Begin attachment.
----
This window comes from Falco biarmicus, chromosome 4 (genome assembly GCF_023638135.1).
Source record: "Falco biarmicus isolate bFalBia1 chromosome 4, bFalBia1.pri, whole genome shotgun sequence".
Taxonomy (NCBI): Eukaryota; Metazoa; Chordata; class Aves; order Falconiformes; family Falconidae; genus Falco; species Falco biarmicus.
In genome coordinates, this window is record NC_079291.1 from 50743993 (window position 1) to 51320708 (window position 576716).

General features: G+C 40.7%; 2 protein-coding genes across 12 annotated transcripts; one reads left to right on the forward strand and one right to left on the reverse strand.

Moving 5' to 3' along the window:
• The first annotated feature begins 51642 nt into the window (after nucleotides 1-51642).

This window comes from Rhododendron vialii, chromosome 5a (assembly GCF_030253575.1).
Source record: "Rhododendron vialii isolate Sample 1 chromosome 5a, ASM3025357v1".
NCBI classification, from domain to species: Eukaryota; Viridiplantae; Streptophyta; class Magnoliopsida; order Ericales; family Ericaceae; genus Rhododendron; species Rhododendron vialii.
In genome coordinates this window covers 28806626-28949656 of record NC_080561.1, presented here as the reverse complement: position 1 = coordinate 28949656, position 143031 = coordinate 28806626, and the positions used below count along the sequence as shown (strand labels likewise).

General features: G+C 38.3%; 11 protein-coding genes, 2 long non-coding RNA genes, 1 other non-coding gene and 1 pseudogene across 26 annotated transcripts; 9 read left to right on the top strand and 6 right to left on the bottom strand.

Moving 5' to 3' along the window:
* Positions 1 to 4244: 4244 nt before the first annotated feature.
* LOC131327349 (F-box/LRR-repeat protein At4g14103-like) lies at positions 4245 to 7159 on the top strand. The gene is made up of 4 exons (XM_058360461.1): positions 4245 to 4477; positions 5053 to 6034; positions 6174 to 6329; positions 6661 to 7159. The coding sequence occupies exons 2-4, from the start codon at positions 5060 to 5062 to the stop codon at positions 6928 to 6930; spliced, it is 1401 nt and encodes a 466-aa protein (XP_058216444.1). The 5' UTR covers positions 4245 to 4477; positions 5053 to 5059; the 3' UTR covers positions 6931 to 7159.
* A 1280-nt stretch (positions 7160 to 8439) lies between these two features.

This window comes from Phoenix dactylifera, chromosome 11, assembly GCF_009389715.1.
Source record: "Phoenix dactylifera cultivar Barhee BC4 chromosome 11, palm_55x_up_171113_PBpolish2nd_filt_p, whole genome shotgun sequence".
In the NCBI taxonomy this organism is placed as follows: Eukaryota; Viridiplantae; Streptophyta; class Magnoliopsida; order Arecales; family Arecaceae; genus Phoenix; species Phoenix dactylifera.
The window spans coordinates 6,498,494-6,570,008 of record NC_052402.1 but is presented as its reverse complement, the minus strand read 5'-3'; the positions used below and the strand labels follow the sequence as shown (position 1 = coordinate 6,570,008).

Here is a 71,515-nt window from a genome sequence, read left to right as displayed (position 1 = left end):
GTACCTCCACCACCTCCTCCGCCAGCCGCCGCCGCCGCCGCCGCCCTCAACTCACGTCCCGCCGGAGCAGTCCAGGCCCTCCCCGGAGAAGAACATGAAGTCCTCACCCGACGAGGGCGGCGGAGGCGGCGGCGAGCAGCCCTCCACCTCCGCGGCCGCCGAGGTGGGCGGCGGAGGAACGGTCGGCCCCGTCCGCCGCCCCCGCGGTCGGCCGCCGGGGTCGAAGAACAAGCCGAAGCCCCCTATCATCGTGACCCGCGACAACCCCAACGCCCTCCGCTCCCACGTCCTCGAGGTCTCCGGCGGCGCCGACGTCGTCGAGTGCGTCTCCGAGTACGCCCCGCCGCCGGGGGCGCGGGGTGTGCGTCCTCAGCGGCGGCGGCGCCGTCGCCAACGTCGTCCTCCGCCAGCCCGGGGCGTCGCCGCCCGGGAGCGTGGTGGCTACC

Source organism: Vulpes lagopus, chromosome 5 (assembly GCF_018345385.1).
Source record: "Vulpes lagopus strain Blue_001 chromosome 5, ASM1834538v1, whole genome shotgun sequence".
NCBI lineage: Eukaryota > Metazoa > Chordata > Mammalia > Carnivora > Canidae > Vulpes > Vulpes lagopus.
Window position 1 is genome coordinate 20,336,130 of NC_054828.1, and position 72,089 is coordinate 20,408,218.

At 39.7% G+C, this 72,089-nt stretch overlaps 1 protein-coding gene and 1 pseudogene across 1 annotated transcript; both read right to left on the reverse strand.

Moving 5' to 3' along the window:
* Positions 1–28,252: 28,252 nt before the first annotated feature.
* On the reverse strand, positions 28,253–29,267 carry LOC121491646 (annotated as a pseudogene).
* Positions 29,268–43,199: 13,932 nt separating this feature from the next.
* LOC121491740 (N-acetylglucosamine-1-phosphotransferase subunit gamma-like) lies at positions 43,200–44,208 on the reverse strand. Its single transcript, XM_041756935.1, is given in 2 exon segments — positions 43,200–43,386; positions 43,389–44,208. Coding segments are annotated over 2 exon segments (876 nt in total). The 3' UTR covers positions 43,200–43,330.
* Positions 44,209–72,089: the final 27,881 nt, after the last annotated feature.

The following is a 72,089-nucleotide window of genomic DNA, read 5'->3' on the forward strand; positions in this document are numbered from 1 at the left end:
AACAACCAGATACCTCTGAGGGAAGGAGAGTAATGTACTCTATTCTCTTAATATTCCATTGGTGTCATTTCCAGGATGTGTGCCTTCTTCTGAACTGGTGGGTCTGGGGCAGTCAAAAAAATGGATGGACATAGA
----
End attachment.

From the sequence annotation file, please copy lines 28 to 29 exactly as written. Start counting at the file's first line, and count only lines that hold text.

Moving 5' to 3' along the window:
* Positions 1–28,252: 28,252 nt before the first annotated feature.